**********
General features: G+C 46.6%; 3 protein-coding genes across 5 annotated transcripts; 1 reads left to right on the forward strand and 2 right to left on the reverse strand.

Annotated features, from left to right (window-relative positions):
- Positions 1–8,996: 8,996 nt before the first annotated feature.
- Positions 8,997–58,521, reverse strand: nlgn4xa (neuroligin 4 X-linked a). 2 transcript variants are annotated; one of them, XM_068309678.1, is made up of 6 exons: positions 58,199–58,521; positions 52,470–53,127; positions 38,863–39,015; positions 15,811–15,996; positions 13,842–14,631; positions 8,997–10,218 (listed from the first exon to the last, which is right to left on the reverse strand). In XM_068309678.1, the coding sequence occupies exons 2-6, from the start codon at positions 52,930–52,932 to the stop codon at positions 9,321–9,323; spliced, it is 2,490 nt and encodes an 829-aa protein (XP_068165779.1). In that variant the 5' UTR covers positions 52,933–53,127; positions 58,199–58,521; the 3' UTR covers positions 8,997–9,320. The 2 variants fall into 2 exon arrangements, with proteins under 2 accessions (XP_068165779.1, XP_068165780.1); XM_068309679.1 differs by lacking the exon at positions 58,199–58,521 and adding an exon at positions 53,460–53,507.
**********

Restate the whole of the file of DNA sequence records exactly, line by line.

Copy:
General features: G+C 46.6%; 3 protein-coding genes across 5 annotated transcripts; 1 reads left to right on the forward strand and 2 right to left on the reverse strand.

Annotated features, from left to right (window-relative positions):
- Positions 1–8,996: 8,996 nt before the first annotated feature.
- Positions 8,997–58,521, reverse strand: nlgn4xa (neuroligin 4 X-linked a). 2 transcript variants are annotated; one of them, XM_068309678.1, is made up of 6 exons: positions 58,199–58,521; positions 52,470–53,127; positions 38,863–39,015; positions 15,811–15,996; positions 13,842–14,631; positions 8,997–10,218 (listed from the first exon to the last, which is right to left on the reverse strand). In XM_068309678.1, the coding sequence occupies exons 2-6, from the start codon at positions 52,930–52,932 to the stop codon at positions 9,321–9,323; spliced, it is 2,490 nt and encodes an 829-aa protein (XP_068165779.1). In that variant the 5' UTR covers positions 52,933–53,127; positions 58,199–58,521; the 3' UTR covers positions 8,997–9,320. The 2 variants fall into 2 exon arrangements, with proteins under 2 accessions (XP_068165779.1, XP_068165780.1); XM_068309679.1 differs by lacking the exon at positions 58,199–58,521 and adding an exon at positions 53,460–53,507.